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Performing Operations on User-defined Types

You can perform a variety of operations on instances of user-defined types. These operations include the following:

  • Invoking methods or retrieving properties of a user-defined type.

  • Performing data type conversions.

  • Returning user-defined type values to an SQL client.

  • Using ORDER BY clauses.

  • Creating indexes on user-defined type columns.

  • Creating computed columns.

You can invoke a method or retrieve a property of a user-defined type anywhere that a scalar expression can appear. You must have EXECUTE permission on the type. Methods that change the state of data outside an UPDATE statement will be executed, but the changes will be ignored because mutable methods are not allowed in queries.

Strings that are returned by user-defined type methods assume the collation of the database in which the user-defined type was created, regardless of the current database.

Caution noteCaution

Methods and properties that are used in SELECT statements must not have side effects. If a method used in a SELECT statement has side effects, the results are not deterministic.

Caution noteCaution

When method or property invocations occur against user-defined types over which computed columns are created and the invocation occurs in the context of an operation on the computed column, EXECUTE permissions on the type are not checked. Instead, permissions are checked when the computed column is created.

To invoke a method or retrieve a property of a user-defined type

NoteNote

SQL Server Management Studio returns user-defined type values in binary representation. To return user-defined type values in string or XML format, use CAST or CONVERT.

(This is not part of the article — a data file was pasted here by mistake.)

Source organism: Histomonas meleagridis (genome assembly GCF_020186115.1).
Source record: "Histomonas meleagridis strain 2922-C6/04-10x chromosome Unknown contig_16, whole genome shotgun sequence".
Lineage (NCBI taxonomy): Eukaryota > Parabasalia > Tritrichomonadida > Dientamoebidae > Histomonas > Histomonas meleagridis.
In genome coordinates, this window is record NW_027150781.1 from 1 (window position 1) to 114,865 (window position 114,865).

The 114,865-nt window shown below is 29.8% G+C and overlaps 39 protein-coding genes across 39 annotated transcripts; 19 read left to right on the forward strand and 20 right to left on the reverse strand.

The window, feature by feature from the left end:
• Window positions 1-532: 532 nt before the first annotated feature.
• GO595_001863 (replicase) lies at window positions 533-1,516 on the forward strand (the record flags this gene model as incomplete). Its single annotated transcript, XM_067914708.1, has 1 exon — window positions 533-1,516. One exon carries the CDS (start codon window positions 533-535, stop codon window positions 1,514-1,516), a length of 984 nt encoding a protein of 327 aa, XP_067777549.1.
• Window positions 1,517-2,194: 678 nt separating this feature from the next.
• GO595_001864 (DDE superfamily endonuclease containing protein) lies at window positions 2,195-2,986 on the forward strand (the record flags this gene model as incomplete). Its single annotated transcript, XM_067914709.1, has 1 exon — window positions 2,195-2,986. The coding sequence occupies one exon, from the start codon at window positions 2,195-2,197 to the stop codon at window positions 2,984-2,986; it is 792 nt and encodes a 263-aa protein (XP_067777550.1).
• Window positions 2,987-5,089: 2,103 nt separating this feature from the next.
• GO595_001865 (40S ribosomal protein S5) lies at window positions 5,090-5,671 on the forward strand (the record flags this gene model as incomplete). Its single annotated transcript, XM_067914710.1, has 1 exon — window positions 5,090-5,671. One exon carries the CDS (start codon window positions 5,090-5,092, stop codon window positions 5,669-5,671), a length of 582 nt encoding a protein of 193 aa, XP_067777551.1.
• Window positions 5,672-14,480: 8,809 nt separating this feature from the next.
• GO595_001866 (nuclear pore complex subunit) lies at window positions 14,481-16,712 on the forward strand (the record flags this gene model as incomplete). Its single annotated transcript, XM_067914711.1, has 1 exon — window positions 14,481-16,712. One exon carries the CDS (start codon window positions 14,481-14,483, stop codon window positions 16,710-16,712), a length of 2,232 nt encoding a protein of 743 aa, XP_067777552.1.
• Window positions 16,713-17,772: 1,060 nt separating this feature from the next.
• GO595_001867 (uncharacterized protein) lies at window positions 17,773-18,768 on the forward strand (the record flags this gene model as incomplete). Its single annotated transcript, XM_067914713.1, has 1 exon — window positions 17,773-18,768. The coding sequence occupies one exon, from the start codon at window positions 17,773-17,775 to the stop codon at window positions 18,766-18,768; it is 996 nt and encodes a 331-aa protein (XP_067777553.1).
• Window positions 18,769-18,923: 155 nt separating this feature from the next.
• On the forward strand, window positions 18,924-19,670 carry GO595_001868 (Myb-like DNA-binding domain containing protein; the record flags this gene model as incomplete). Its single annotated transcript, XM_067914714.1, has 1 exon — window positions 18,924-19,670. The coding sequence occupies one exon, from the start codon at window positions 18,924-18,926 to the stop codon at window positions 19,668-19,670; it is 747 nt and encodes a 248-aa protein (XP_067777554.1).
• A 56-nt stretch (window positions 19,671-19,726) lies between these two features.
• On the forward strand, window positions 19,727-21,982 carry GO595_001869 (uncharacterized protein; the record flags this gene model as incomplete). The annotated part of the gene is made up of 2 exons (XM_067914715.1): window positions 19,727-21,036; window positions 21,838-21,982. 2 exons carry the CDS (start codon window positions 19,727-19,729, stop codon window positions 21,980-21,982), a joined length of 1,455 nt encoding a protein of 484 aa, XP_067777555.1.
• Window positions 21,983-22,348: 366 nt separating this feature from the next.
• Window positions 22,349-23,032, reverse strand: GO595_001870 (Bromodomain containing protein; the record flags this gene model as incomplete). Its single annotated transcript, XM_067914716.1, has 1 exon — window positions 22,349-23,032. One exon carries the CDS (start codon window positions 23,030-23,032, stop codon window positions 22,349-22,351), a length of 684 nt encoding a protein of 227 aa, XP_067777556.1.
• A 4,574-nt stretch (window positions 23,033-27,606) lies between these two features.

You can perform implicit and explicit conversion with user-defined types as summarized in the following table.

 

TO:

User-Defined Type

Binary

nvarchar

xml

FROM:

User-Defined Type

 

Explicit

Explicit

Implicit

Binary

Implicit

 

 

 

nvarchar

Implicit

 

 

 

xml

Implicit

 

 

 

The following example explicitly converts an instance of user-defined type ComplexNumber to xml and invokes an XQuery expression over it.

DECLARE @c ComplexNumber
SET @c = CONVERT(ComplexNumber, '(1,2i)')
SELECT CAST(@c AS xml).query('//Real/text()')

The following example implicitly converts xml data to an instance of user-defined type ComplexNumber.

DECLARE @x xml, @u ComplexNumber
SET @x = '<ComplexNumber><Real>100</Real><Imaginary>4</Imaginary></ComplexNumber>'
SET @u = @x -- implicit convert
SELECT @u.ToString()

For more information, see CAST and CONVERT (Transact-SQL).

When a column or expression of a user-defined type is returned to an SQL client as a result of a SELECT or FETCH statement, the way the client API accesses the column depends on whether the client API is a managed API (ADO.NET), or an unmanaged API (ODBC or OLE DB). If the client uses ADO.NET, the client can retrieve an instance of the type as a binary value by using the GetValue method on the SqlDataReader class, or as an object. If the client uses OLE DB, the client will receive user-defined type values as a binary value. If the client uses ODBC, the client will receive the user-defined type value as a binary value only.

You can perform ORDER BY, GROUP BY, and PARTITION BY operations with user-defined types if the type supports binary ordering. A type is binary ordered if it has the IsByteOrdered flag set to true in the SqlUserDefinedType attribute that is specified as part of the type definition. This flag indicates that the binary representation for the type is in the semantically correct order for that type.

You can create indexes on user-defined type columns if the type supports binary ordering. You can also create indexes on computed columns that are defined as method invocations off a user-defined type column, as long as the methods are marked deterministic. For more information, see CLR User-Defined Types.

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